Nonprofit 411: What Is a Nonprofit Performance Management System?

…And Why Does my Organization Need One?

Ellen BassBy Ellen G. Bass, Director of the Boston Capacity Tank, Black Ministerial Alliance of Greater Boston (You can hear more from Ellen at Solutions 2013: the Intersection of People and Technology, where she will be hosting a workshop on outcomes management.)

Performance management is a system of organizational practices designed to improve an organization’s effectiveness, for nonprofits defined as increasing participant outcomes.

How do we define organizational success?  We often use measures not within the bull’s eye of meeting the organization’s mission:

  • Amount of money we raise
  • Caliber of our financial management practices
  • Qualifications of our staff
  • Strength of our partnerships
  • Quality of our programming

While all these are essential for a healthy organization, none of them indicates if the organization is meeting its mission.

The profit of the nonprofit sector is participant outcomes.  Our organizational performance is ultimately defined as success in achieving participant outcomes. 

A nonprofit performance management system enables an agency to answer these questions:

  • What outcomes are we helping our participants accomplish?
  • How well are we doing?
  • With whom must we partner?
  • How can we improve?

A complete nonprofit performance management system includes these 17 commitments and practices:

  1. Program practices build on effective practice in the agency’s field
  2. Mission statement describes target population and intended outcomes, and is clear, compelling, concise, and concrete
  3. Program logic model(s) clearly and concisely demonstrate(s) how theory of change works
  4. Specific indicators measure participant outcomes
  5. Accurate data sources and data collection procedures exist for each indicator
  6. Technology system compiles and reports data on participant characteristics, program participation, and outcomes progress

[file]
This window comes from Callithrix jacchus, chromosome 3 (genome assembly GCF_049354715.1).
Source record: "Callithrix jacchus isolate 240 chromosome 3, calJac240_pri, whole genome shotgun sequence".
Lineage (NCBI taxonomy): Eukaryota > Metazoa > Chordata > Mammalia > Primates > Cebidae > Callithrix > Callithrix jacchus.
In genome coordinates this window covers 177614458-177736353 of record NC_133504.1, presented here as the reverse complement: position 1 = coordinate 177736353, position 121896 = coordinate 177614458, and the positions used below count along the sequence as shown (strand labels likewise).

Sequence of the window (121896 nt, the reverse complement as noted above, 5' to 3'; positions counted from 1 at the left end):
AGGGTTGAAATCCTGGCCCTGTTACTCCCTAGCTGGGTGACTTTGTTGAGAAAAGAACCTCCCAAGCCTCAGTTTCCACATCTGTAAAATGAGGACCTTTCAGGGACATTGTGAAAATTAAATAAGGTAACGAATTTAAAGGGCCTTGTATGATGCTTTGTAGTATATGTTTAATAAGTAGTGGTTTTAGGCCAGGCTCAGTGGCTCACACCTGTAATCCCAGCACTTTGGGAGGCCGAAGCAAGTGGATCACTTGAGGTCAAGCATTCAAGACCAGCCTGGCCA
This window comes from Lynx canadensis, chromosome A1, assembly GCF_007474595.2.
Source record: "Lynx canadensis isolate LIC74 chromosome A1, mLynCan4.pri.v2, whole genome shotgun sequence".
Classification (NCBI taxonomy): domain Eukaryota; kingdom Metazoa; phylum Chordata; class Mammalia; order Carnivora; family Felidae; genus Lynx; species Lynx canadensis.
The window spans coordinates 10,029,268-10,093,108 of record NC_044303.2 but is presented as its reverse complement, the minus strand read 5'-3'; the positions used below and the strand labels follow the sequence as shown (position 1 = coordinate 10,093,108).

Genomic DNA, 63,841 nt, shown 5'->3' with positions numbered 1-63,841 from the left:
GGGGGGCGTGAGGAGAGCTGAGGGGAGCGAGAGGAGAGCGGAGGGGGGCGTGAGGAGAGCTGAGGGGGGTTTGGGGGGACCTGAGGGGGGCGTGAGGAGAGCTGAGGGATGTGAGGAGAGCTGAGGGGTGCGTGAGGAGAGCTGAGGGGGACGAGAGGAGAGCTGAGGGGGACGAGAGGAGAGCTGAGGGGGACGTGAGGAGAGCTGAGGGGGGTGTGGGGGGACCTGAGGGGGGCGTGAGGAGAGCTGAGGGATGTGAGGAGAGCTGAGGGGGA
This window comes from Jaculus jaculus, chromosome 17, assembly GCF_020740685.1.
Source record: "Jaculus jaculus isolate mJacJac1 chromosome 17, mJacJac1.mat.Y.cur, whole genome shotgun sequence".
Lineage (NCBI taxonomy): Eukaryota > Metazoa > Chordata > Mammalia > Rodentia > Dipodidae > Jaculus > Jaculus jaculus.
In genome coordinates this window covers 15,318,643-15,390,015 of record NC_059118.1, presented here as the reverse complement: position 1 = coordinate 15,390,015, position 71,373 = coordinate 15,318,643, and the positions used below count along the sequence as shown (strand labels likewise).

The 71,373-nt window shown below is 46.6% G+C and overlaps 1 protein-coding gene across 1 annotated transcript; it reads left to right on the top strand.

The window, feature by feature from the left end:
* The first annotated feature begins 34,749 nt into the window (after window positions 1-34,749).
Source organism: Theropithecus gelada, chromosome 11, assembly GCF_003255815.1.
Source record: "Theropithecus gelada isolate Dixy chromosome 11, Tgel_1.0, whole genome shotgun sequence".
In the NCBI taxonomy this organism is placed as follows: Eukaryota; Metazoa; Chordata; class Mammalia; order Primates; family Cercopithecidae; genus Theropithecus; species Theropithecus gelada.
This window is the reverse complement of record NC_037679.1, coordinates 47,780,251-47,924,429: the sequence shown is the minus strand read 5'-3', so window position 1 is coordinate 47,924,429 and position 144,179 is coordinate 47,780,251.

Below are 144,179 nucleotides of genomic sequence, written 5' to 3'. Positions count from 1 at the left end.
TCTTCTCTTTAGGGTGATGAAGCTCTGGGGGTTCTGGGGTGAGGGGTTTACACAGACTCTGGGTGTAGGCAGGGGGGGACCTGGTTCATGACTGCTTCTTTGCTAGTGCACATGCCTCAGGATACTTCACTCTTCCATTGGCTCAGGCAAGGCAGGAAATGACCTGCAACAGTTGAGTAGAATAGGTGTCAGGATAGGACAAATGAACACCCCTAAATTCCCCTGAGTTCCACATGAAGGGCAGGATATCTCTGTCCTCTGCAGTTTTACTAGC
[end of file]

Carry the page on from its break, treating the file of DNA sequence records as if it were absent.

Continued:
7. Agency collects participant outcomes data using this system
  8. Agency analyzes participant outcomes data:  What does it say?  What does it mean?  What do we learn?
  9. Human resource performance appraisal system connects individual performance with organizational performance and gives feedback
  10. Agency uses outcomes data to improve service delivery (both tactical and strategic decisions), reward staff performance, and inform management decisions
  11. Participant outcomes improve over time
  12. Written program plans describe actual program implementation
  13. Funders receive regular reports on participant outcomes
  14. Participant recruitment and enrollment process engages target population
  15. Ineligible participants receive appropriate referrals
  16. Enrolled participants receive needed partner support to achieve outcomes
  17. Participants “graduate” to reliable partner for long-term outcomes

The goal is to use outcomes data to drive decision making, and to manage and improve participant outcomes.  For many nonprofits, this shift represents significant culture change, requiring a 3 to 10 year transition.  For this reason, we recommend engaging outside assistance to guide your agency through the process of building your performance management system.

The payoff for your investment is increased participant outcomes.  The process leverages every other dollar and every other hour invested into your organization.  “It’s no longer good enough to make the case that we’re addressing real needs. We need to prove that we’re making a real difference.  …Are we ready to take a sector-wide leap of reason? If not now, when?”  Leap of Reason, by Mario Morino (pp. 42 and 45), provides a compelling case for the value of nonprofit performance management systems.  To download the FREE book, visit www.leapofreason.org\getit .

The Capacity Institute of the Black Ministerial Alliance helps youth agencies build 17 performance management practices over two years.  For more information, visit http://www.bmaboston.org/node/4